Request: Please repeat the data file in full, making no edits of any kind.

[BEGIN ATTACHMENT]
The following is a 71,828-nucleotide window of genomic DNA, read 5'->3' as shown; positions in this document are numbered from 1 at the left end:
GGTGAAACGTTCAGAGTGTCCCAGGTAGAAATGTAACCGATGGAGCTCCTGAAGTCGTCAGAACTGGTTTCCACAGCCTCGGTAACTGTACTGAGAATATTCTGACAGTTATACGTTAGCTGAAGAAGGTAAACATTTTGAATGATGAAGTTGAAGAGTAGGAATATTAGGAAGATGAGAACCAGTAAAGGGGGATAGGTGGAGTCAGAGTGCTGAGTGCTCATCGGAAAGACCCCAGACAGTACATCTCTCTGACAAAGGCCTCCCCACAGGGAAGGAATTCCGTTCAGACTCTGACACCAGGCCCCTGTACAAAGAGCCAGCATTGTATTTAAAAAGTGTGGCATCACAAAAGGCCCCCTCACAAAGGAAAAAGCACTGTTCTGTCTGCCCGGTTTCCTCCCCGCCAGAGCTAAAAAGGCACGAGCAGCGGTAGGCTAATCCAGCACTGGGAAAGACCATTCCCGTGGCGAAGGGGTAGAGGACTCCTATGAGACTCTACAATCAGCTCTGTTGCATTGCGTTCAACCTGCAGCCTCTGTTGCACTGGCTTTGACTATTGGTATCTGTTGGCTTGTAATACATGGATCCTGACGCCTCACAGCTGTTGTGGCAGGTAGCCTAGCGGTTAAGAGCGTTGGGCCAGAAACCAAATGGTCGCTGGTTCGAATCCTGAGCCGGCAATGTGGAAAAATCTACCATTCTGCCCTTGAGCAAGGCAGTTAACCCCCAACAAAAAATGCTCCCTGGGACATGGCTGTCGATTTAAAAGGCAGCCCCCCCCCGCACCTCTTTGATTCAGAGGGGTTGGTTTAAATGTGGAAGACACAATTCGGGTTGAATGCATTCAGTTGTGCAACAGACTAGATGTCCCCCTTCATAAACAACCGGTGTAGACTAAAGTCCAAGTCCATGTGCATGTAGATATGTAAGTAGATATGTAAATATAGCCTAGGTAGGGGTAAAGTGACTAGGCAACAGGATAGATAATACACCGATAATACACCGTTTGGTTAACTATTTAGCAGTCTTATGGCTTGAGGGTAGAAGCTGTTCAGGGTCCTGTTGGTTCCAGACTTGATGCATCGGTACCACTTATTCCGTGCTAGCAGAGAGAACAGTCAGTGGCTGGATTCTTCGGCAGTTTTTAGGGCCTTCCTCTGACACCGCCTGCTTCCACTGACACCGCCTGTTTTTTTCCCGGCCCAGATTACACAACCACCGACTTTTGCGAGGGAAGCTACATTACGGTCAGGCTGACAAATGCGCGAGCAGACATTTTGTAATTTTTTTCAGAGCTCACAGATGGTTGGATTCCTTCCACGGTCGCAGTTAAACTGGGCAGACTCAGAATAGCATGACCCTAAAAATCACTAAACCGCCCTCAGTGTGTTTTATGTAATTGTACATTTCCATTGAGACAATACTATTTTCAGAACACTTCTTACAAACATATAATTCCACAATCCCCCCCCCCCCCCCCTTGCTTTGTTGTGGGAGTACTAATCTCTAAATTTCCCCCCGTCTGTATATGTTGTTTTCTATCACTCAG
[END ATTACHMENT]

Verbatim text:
The following is a 71,828-nucleotide window of genomic DNA, read 5'->3' as shown; positions in this document are numbered from 1 at the left end:
GGTGAAACGTTCAGAGTGTCCCAGGTAGAAATGTAACCGATGGAGCTCCTGAAGTCGTCAGAACTGGTTTCCACAGCCTCGGTAACTGTACTGAGAATATTCTGACAGTTATACGTTAGCTGAAGAAGGTAAACATTTTGAATGATGAAGTTGAAGAGTAGGAATATTAGGAAGATGAGAACCAGTAAAGGGGGATAGGTGGAGTCAGAGTGCTGAGTGCTCATCGGAAAGACCCCAGACAGTACATCTCTCTGACAAAGGCCTCCCCACAGGGAAGGAATTCCGTTCAGACTCTGACACCAGGCCCCTGTACAAAGAGCCAGCATTGTATTTAAAAAGTGTGGCATCACAAAAGGCCCCCTCACAAAGGAAAAAGCACTGTTCTGTCTGCCCGGTTTCCTCCCCGCCAGAGCTAAAAAGGCACGAGCAGCGGTAGGCTAATCCAGCACTGGGAAAGACCATTCCCGTGGCGAAGGGGTAGAGGACTCCTATGAGACTCTACAATCAGCTCTGTTGCATTGCGTTCAACCTGCAGCCTCTGTTGCACTGGCTTTGACTATTGGTATCTGTTGGCTTGTAATACATGGATCCTGACGCCTCACAGCTGTTGTGGCAGGTAGCCTAGCGGTTAAGAGCGTTGGGCCAGAAACCAAATGGTCGCTGGTTCGAATCCTGAGCCGGCAATGTGGAAAAATCTACCATTCTGCCCTTGAGCAAGGCAGTTAACCCCCAACAAAAAATGCTCCCTGGGACATGGCTGTCGATTTAAAAGGCAGCCCCCCCCCGCACCTCTTTGATTCAGAGGGGTTGGTTTAAATGTGGAAGACACAATTCGGGTTGAATGCATTCAGTTGTGCAACAGACTAGATGTCCCCCTTCATAAACAACCGGTGTAGACTAAAGTCCAAGTCCATGTGCATGTAGATATGTAAGTAGATATGTAAATATAGCCTAGGTAGGGGTAAAGTGACTAGGCAACAGGATAGATAATACACCGATAATACACCGTTTGGTTAACTATTTAGCAGTCTTATGGCTTGAGGGTAGAAGCTGTTCAGGGTCCTGTTGGTTCCAGACTTGATGCATCGGTACCACTTATTCCGTGCTAGCAGAGAGAACAGTCAGTGGCTGGATTCTTCGGCAGTTTTTAGGGCCTTCCTCTGACACCGCCTGCTTCCACTGACACCGCCTGTTTTTTTCCCGGCCCAGATTACACAACCACCGACTTTTGCGAGGGAAGCTACATTACGGTCAGGCTGACAAATGCGCGAGCAGACATTTTGTAATTTTTTTCAGAGCTCACAGATGGTTGGATTCCTTCCACGGTCGCAGTTAAACTGGGCAGACTCAGAATAGCATGACCCTAAAAATCACTAAACCGCCCTCAGTGTGTTTTATGTAATTGTACATTTCCATTGAGACAATACTATTTTCAGAACACTTCTTACAAACATATAATTCCACAATCCCCCCCCCCCCCCCCTTGCTTTGTTGTGGGAGTACTAATCTCTAAATTTCCCCCCGTCTGTATATGTTGTTTTCTATCACTCAG